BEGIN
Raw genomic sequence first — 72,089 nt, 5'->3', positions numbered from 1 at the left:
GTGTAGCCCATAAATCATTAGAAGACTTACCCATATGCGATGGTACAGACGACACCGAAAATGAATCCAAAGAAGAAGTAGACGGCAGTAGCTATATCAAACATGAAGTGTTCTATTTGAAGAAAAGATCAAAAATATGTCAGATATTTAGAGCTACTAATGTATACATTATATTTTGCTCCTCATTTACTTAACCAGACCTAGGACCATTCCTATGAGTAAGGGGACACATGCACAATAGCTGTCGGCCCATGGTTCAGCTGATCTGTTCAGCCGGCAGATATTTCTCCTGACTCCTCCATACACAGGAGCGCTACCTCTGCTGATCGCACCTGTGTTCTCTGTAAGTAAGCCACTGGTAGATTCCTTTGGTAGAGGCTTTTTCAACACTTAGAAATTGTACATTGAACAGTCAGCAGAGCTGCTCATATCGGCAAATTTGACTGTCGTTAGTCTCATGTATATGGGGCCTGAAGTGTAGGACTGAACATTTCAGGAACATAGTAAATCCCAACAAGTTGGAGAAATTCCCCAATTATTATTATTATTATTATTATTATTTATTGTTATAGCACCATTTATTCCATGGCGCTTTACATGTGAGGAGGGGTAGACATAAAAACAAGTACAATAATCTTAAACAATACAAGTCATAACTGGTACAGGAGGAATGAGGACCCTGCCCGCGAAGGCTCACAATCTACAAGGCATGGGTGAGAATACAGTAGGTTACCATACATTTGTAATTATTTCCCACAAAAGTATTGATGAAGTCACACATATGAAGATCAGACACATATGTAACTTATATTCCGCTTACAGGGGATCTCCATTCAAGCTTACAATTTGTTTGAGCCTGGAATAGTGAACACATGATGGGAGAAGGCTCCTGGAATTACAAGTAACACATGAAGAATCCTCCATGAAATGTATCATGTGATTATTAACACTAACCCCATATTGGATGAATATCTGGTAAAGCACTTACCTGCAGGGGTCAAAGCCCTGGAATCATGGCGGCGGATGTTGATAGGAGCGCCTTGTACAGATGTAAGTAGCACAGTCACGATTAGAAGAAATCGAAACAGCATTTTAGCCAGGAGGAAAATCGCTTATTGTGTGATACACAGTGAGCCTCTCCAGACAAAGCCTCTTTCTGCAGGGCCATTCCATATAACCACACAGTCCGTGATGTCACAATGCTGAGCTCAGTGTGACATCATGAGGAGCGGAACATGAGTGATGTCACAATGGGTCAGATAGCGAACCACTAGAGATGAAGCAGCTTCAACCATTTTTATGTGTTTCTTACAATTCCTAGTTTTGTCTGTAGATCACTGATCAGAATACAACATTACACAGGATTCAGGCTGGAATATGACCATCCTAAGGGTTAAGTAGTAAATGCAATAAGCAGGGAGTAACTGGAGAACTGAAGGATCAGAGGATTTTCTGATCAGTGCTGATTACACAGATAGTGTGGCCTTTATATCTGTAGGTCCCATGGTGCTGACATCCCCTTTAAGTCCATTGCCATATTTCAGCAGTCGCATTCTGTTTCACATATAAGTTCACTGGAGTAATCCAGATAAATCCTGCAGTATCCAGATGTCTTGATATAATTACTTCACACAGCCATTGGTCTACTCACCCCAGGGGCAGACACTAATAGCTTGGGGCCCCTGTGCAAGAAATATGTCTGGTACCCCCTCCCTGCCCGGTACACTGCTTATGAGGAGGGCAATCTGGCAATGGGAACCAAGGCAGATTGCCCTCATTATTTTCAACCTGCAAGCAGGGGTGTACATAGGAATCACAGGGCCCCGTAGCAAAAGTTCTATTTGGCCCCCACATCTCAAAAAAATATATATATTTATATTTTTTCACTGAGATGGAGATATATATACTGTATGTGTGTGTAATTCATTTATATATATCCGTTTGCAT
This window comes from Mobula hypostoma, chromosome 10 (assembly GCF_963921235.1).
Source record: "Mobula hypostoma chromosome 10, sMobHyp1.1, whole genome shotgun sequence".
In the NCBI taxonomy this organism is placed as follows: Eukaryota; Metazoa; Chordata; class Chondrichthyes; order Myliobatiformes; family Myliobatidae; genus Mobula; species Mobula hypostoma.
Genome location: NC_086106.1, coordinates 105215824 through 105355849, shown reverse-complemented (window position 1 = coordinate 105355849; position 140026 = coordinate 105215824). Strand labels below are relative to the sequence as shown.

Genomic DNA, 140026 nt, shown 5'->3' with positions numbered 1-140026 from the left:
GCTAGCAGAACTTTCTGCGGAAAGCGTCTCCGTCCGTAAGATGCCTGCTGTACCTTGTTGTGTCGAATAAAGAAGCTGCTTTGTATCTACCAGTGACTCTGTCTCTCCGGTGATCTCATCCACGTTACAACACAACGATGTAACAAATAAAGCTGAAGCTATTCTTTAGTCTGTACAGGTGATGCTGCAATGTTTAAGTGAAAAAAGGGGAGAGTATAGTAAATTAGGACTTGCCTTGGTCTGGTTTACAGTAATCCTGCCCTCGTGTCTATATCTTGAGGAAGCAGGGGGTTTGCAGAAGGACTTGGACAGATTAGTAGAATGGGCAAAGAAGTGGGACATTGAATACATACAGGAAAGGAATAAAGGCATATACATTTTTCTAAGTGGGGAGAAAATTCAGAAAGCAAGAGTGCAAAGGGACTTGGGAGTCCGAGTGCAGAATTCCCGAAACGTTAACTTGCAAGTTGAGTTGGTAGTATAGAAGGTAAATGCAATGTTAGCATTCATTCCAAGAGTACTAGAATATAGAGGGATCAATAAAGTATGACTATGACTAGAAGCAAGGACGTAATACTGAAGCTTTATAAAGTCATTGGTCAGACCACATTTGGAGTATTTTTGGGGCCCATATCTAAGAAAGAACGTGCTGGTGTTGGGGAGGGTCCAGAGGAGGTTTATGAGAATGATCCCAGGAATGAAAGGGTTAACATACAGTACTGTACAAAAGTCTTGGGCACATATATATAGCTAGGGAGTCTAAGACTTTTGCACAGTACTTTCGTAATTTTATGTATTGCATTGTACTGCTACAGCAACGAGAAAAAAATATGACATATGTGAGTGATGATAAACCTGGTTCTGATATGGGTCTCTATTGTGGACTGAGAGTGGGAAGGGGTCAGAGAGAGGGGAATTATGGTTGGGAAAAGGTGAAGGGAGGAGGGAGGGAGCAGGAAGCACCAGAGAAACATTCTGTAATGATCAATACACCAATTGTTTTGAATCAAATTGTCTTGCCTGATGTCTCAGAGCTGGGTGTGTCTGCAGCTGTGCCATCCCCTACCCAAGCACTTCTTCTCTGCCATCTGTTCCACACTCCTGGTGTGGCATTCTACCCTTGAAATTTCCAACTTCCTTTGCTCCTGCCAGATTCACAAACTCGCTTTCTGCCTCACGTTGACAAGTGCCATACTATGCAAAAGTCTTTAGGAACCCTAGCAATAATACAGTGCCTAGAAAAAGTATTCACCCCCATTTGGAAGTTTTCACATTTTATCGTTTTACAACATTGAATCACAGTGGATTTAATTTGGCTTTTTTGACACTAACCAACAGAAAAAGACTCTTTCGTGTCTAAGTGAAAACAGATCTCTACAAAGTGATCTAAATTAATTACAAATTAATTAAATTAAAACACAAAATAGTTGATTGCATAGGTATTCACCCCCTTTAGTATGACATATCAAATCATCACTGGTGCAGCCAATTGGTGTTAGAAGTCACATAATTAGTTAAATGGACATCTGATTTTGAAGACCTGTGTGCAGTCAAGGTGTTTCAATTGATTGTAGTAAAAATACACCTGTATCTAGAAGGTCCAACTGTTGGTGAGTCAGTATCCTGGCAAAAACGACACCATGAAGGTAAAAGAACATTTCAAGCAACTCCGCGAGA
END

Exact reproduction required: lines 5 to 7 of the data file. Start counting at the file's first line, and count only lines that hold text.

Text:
In the NCBI taxonomy this organism is placed as follows: Eukaryota; Metazoa; Chordata; class Chondrichthyes; order Myliobatiformes; family Myliobatidae; genus Mobula; species Mobula hypostoma.
Genome location: NC_086106.1, coordinates 105215824 through 105355849, shown reverse-complemented (window position 1 = coordinate 105355849; position 140026 = coordinate 105215824). Strand labels below are relative to the sequence as shown.

Genomic DNA, 140026 nt, shown 5'->3' with positions numbered 1-140026 from the left: